Feb 21, 2012

High School Students are Hearing the Call to Volunteer

Of all the descriptors used to characterize this generation of college applicants, “involved” is one of the most attractive.

High school students are increasingly drawn to community service and are volunteering in greater numbers than ever. According to UCLA’s latest survey of this year’s college freshman, nearly 90 percent performed volunteer work “frequently” or “occasionally” during the past year. Over half regularly spent at least one hour per week volunteering, while nearly 13 percent volunteered 6 or more hours each week.

More than a quarter of the students demonstrated for a cause, and 61.3 percent helped raise money for a cause or campaign. Over half tutored another student, and 57.4 percent frequently performed community service as part of a class.

These are just a couple of the freshman facts collected by the Higher Education Research Institute (HERI) in the nation’s longest-running survey of American college survey.

Here are a few more:

  1. While many students live close enough to visit for the weekend, only 14 percent of freshmen attend college 500 or more miles away.
  2. Getting into college isn’t as challenging as it appears, as 76 percent of freshmen were admitted into their first choice college.
  3. But paying for college is another matter, as fewer incoming students received grants or scholarships (69.5 percent vs. 73.4 percent in 2010) and only 26.8 percent received $10,000 or more in scholarships as compared with 29.2 percent in 2010.
  4. Yet over 38 percent expect to contribute nothing from their own resources including savings from work, work-study, or other income, while over two-thirds expressed some or major concern about their ability to finance their college education.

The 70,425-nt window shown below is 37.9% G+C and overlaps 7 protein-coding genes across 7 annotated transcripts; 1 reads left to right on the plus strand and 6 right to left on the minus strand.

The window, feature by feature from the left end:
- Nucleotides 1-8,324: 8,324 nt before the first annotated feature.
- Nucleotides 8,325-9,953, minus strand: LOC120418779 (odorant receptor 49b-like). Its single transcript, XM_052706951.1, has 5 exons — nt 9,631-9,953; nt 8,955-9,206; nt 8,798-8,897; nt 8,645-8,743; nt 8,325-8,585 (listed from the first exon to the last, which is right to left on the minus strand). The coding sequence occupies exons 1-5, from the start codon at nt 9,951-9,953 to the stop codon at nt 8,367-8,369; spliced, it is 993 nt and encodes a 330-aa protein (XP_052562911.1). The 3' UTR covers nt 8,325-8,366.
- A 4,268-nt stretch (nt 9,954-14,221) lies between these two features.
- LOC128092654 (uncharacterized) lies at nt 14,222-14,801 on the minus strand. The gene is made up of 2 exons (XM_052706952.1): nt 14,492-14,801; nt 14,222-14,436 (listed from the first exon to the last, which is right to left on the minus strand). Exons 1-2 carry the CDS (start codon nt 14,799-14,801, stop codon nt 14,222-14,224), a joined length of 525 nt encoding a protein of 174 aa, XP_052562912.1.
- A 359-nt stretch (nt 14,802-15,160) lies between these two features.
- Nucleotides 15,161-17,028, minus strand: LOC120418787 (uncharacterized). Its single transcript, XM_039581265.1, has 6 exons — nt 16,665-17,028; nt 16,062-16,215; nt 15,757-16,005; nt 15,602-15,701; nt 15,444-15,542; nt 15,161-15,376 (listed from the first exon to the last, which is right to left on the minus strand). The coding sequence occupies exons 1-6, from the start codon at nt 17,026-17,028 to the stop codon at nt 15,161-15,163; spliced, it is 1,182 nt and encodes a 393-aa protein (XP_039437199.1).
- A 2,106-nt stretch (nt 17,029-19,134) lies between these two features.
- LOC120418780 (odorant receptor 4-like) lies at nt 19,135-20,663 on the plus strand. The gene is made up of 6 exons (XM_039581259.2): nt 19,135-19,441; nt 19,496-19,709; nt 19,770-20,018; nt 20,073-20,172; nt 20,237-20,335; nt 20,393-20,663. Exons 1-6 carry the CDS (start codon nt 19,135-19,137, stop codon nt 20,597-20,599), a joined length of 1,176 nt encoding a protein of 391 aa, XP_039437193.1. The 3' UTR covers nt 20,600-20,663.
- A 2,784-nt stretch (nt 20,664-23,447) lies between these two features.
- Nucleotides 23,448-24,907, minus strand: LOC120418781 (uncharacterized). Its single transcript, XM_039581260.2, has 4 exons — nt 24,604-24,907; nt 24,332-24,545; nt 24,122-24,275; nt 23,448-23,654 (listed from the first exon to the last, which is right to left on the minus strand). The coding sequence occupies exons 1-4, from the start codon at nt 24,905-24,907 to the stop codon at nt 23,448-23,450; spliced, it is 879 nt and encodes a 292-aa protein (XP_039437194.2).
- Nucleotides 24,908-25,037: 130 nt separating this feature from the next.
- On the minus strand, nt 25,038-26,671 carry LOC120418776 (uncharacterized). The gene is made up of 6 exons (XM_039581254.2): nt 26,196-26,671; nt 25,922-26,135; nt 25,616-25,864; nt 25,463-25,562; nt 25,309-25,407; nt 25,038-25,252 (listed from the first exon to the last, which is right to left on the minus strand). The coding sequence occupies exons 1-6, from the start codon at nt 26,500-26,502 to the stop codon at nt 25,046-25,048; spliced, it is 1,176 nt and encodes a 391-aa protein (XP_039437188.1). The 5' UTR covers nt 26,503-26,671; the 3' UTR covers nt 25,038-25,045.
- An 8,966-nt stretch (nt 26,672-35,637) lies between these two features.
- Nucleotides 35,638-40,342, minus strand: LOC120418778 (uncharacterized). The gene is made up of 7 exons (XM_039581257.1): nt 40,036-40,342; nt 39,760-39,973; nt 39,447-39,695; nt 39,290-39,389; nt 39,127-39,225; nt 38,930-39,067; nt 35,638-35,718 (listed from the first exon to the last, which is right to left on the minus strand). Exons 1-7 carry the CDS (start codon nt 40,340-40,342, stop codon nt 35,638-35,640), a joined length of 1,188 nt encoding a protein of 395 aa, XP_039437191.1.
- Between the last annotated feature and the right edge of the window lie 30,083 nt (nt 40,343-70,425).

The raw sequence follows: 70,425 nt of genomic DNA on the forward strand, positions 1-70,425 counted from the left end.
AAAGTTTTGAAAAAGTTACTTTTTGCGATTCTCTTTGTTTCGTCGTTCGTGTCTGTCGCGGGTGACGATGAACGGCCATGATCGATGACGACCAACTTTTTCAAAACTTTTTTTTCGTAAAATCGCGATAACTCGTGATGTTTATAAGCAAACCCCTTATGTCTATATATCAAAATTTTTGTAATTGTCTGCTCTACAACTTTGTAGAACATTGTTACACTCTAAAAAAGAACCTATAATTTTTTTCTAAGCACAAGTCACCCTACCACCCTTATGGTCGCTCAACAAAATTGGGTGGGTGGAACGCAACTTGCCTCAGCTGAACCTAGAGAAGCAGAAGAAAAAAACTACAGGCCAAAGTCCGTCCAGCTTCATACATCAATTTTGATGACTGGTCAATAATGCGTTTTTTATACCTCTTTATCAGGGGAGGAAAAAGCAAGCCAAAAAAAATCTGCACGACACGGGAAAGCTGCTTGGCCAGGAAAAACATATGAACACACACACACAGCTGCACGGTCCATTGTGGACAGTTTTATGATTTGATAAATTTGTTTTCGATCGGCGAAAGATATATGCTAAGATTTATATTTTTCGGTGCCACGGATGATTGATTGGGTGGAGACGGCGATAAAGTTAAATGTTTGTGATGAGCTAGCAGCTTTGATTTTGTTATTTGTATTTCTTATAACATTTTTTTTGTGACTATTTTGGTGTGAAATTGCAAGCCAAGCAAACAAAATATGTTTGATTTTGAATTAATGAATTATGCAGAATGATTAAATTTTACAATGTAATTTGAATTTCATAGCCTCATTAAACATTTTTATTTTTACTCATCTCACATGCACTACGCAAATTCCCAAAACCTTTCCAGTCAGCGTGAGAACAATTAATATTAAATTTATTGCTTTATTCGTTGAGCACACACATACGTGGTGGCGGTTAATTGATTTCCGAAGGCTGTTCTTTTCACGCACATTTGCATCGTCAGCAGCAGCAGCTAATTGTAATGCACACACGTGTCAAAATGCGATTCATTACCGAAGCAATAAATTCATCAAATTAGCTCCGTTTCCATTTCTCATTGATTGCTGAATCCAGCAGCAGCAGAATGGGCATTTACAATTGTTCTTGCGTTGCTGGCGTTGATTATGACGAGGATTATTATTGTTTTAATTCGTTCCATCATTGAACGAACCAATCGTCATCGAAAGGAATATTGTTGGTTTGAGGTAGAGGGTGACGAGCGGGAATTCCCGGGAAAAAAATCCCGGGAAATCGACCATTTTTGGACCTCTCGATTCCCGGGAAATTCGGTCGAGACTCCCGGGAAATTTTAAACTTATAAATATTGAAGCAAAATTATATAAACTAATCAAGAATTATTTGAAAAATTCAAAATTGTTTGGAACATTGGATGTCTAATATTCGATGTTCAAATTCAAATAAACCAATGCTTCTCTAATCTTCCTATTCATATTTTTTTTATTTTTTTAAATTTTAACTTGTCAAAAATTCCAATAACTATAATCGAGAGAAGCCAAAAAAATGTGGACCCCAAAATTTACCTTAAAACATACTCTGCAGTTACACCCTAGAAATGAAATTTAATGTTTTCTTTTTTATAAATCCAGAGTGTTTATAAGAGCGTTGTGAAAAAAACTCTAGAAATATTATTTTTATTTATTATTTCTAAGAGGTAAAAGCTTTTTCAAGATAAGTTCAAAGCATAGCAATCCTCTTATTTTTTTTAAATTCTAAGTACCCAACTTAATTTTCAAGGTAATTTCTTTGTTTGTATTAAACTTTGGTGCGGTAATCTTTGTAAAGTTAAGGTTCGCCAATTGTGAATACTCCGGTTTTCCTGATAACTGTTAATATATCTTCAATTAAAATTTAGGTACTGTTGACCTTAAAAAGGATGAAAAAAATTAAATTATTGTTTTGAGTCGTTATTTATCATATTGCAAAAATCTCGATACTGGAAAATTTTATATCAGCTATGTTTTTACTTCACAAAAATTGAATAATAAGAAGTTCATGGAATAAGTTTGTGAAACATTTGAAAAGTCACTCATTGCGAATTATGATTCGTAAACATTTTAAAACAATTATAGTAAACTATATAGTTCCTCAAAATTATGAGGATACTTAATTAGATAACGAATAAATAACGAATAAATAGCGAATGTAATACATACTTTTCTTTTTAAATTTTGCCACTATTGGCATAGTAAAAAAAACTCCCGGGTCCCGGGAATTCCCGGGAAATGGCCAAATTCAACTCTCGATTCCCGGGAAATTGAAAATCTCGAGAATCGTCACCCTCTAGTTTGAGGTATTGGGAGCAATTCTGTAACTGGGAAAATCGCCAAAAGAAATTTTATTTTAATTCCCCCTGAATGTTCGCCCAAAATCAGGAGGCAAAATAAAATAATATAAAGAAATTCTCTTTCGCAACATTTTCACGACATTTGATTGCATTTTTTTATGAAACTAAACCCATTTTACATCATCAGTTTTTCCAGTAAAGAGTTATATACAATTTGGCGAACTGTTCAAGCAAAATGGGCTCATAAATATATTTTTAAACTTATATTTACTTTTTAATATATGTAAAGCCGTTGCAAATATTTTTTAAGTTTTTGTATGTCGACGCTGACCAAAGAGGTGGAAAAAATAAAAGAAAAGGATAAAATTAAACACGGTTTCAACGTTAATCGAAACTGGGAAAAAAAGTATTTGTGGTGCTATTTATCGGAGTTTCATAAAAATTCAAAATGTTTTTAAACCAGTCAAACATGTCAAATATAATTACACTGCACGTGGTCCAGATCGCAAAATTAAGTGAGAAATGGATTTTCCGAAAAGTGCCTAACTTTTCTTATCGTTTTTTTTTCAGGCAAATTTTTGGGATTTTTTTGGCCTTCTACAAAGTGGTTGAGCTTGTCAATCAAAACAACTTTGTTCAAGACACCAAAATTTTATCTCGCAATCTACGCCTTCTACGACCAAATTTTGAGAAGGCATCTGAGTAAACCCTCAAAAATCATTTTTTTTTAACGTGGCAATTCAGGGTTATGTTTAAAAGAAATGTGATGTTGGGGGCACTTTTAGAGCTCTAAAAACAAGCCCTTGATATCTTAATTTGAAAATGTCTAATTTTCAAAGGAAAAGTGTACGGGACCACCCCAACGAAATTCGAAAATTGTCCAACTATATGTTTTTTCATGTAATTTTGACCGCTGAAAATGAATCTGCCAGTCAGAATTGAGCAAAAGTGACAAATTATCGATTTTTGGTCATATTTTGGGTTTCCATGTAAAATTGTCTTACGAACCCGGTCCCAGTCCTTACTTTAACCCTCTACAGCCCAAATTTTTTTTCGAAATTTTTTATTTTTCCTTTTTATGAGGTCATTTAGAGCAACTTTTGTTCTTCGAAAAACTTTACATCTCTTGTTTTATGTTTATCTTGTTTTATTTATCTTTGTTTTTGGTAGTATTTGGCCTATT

5. About half of the freshmen earned GPA’s no worse than A- in high school.
  6. Fifty-five percent of students took at least one AP class, and 21.7 percent took at least five.
  7. Although there are more liberal freshmen (27.6) than conservative (20.7 percent), the majority of students describe themselves as “middle of the road.”
  8. While most students are undecided about probable career occupation (14.2 percent), the most frequently cited career goals included engineer (9.6 percent) and physician (7.4 percent).
  9. Defying the law of averages, 71 percent rated themselves as being in the top 10 percent of students or “above-average” in academic ability.
  10. While nearly 30 percent spent no time reading for pleasure during the past year, over 13 percent spent 11 or more hours per week social networking.
  11. Less than 40 percent reported they studied at least six hours per week as high school seniors, while 52 percent at least occasionally failed to complete homework on time.
  12. Not surprisingly, a quarter of college freshmen said they would need math tutoring.
  13. On the other hand, 46 percent rated their writing ability as among the highest 10 percent or above average.
  14. And in their senior year, 46.5 percent of the students admitted they frequently or occasionally fell asleep in class.
  15. More than 28 percent said they frequently felt overwhelmed by all they do.

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